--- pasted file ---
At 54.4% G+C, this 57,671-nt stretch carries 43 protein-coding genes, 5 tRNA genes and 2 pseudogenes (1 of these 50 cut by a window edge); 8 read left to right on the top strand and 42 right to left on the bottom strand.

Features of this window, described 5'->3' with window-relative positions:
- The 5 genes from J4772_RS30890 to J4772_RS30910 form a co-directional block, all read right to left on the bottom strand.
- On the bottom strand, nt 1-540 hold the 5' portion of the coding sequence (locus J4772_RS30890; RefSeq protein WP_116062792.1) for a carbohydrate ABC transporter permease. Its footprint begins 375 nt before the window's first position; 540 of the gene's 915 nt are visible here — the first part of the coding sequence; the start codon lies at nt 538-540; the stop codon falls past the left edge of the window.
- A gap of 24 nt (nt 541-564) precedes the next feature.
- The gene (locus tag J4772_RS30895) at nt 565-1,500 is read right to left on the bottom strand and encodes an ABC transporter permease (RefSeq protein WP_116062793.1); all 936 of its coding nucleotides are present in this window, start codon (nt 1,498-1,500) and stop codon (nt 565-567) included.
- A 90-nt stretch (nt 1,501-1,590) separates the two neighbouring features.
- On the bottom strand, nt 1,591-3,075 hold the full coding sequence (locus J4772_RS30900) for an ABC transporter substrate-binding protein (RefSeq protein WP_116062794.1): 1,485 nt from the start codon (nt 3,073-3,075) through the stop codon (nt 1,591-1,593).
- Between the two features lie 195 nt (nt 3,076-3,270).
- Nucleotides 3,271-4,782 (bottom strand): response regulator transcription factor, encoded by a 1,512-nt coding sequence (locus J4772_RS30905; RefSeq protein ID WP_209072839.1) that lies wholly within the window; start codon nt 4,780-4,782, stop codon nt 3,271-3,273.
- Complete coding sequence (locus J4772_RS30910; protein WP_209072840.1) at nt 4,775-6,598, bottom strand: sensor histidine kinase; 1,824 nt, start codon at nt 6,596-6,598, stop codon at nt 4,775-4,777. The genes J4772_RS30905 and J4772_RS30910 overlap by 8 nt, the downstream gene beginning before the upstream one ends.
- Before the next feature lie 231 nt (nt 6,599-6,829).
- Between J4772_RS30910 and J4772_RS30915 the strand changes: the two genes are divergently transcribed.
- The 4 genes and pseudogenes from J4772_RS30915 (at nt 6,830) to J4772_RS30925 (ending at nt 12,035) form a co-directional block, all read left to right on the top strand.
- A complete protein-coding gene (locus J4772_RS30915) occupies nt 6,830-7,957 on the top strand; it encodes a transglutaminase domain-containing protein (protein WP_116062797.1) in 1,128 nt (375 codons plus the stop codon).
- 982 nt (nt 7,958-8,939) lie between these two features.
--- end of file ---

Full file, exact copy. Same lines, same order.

At 54.4% G+C, this 57,671-nt stretch carries 43 protein-coding genes, 5 tRNA genes and 2 pseudogenes (1 of these 50 cut by a window edge); 8 read left to right on the top strand and 42 right to left on the bottom strand.

Features of this window, described 5'->3' with window-relative positions:
- The 5 genes from J4772_RS30890 to J4772_RS30910 form a co-directional block, all read right to left on the bottom strand.
- On the bottom strand, nt 1-540 hold the 5' portion of the coding sequence (locus J4772_RS30890; RefSeq protein WP_116062792.1) for a carbohydrate ABC transporter permease. Its footprint begins 375 nt before the window's first position; 540 of the gene's 915 nt are visible here — the first part of the coding sequence; the start codon lies at nt 538-540; the stop codon falls past the left edge of the window.
- A gap of 24 nt (nt 541-564) precedes the next feature.
- The gene (locus tag J4772_RS30895) at nt 565-1,500 is read right to left on the bottom strand and encodes an ABC transporter permease (RefSeq protein WP_116062793.1); all 936 of its coding nucleotides are present in this window, start codon (nt 1,498-1,500) and stop codon (nt 565-567) included.
- A 90-nt stretch (nt 1,501-1,590) separates the two neighbouring features.
- On the bottom strand, nt 1,591-3,075 hold the full coding sequence (locus J4772_RS30900) for an ABC transporter substrate-binding protein (RefSeq protein WP_116062794.1): 1,485 nt from the start codon (nt 3,073-3,075) through the stop codon (nt 1,591-1,593).
- Between the two features lie 195 nt (nt 3,076-3,270).
- Nucleotides 3,271-4,782 (bottom strand): response regulator transcription factor, encoded by a 1,512-nt coding sequence (locus J4772_RS30905; RefSeq protein ID WP_209072839.1) that lies wholly within the window; start codon nt 4,780-4,782, stop codon nt 3,271-3,273.
- Complete coding sequence (locus J4772_RS30910; protein WP_209072840.1) at nt 4,775-6,598, bottom strand: sensor histidine kinase; 1,824 nt, start codon at nt 6,596-6,598, stop codon at nt 4,775-4,777. The genes J4772_RS30905 and J4772_RS30910 overlap by 8 nt, the downstream gene beginning before the upstream one ends.
- Before the next feature lie 231 nt (nt 6,599-6,829).
- Between J4772_RS30910 and J4772_RS30915 the strand changes: the two genes are divergently transcribed.
- The 4 genes and pseudogenes from J4772_RS30915 (at nt 6,830) to J4772_RS30925 (ending at nt 12,035) form a co-directional block, all read left to right on the top strand.
- A complete protein-coding gene (locus J4772_RS30915) occupies nt 6,830-7,957 on the top strand; it encodes a transglutaminase domain-containing protein (protein WP_116062797.1) in 1,128 nt (375 codons plus the stop codon).
- 982 nt (nt 7,958-8,939) lie between these two features.